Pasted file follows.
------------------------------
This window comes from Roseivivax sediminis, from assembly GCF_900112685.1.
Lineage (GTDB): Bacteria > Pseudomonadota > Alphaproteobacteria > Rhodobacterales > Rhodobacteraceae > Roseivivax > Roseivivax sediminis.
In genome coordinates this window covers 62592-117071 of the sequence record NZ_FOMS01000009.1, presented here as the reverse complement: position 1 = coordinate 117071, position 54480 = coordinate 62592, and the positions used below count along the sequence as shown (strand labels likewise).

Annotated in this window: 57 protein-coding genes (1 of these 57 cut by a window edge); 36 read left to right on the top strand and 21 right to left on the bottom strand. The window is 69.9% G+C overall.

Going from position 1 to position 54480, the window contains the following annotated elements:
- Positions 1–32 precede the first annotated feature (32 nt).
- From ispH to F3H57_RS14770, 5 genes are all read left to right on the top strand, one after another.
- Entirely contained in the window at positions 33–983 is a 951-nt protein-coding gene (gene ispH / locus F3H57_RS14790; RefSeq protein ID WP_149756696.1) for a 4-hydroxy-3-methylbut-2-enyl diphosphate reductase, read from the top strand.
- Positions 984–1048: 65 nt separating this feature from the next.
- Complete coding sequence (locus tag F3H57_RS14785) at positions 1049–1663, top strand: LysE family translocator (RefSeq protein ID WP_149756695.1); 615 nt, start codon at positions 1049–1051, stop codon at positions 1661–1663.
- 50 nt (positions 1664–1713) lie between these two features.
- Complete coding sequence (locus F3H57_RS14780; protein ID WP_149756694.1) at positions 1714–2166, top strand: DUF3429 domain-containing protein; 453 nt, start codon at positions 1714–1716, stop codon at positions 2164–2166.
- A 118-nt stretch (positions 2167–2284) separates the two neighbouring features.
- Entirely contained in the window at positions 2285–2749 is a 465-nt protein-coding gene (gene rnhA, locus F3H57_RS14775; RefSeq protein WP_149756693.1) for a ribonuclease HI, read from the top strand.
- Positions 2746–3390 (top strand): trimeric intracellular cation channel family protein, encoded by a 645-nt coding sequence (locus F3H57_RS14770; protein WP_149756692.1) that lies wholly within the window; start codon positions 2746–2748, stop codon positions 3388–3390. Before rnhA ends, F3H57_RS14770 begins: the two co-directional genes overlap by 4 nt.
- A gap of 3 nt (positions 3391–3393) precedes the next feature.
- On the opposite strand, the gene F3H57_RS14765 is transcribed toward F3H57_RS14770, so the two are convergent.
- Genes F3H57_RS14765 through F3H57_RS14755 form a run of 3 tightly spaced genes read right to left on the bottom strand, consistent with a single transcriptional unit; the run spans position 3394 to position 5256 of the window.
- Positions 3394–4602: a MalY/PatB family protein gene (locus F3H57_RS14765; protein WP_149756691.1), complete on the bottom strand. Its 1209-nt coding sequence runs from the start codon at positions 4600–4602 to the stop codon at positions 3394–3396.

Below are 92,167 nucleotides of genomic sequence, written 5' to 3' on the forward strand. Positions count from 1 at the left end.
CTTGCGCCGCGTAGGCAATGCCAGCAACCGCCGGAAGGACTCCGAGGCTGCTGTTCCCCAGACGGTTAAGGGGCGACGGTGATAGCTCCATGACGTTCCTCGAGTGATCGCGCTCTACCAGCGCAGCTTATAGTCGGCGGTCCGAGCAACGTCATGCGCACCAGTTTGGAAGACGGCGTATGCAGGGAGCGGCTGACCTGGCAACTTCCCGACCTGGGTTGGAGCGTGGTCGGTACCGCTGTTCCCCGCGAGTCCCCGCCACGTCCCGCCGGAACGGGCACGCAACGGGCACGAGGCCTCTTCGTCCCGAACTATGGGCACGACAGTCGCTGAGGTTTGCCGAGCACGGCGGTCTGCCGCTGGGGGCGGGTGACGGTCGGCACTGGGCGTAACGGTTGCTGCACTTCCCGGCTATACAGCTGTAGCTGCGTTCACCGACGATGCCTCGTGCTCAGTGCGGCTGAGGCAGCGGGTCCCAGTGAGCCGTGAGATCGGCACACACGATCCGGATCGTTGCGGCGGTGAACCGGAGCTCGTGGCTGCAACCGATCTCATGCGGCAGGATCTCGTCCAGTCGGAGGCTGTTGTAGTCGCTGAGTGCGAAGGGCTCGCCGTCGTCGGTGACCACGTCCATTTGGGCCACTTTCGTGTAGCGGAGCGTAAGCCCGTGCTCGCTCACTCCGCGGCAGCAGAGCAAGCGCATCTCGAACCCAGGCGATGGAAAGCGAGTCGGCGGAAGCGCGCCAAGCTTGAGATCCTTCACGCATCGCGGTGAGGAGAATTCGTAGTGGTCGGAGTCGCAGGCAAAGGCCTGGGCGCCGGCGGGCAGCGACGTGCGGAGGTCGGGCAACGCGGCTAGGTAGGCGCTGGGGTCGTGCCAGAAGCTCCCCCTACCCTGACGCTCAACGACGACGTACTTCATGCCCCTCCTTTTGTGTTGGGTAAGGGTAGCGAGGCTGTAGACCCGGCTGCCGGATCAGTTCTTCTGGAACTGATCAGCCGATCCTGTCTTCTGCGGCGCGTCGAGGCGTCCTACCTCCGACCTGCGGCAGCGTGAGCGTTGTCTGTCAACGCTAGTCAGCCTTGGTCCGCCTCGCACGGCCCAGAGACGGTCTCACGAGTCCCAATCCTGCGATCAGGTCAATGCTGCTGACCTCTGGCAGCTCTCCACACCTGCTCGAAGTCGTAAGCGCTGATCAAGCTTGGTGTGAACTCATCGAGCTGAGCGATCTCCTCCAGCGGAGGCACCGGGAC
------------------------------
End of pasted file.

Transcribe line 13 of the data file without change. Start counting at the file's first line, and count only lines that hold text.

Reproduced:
- A 118-nt stretch (positions 2167–2284) separates the two neighbouring features.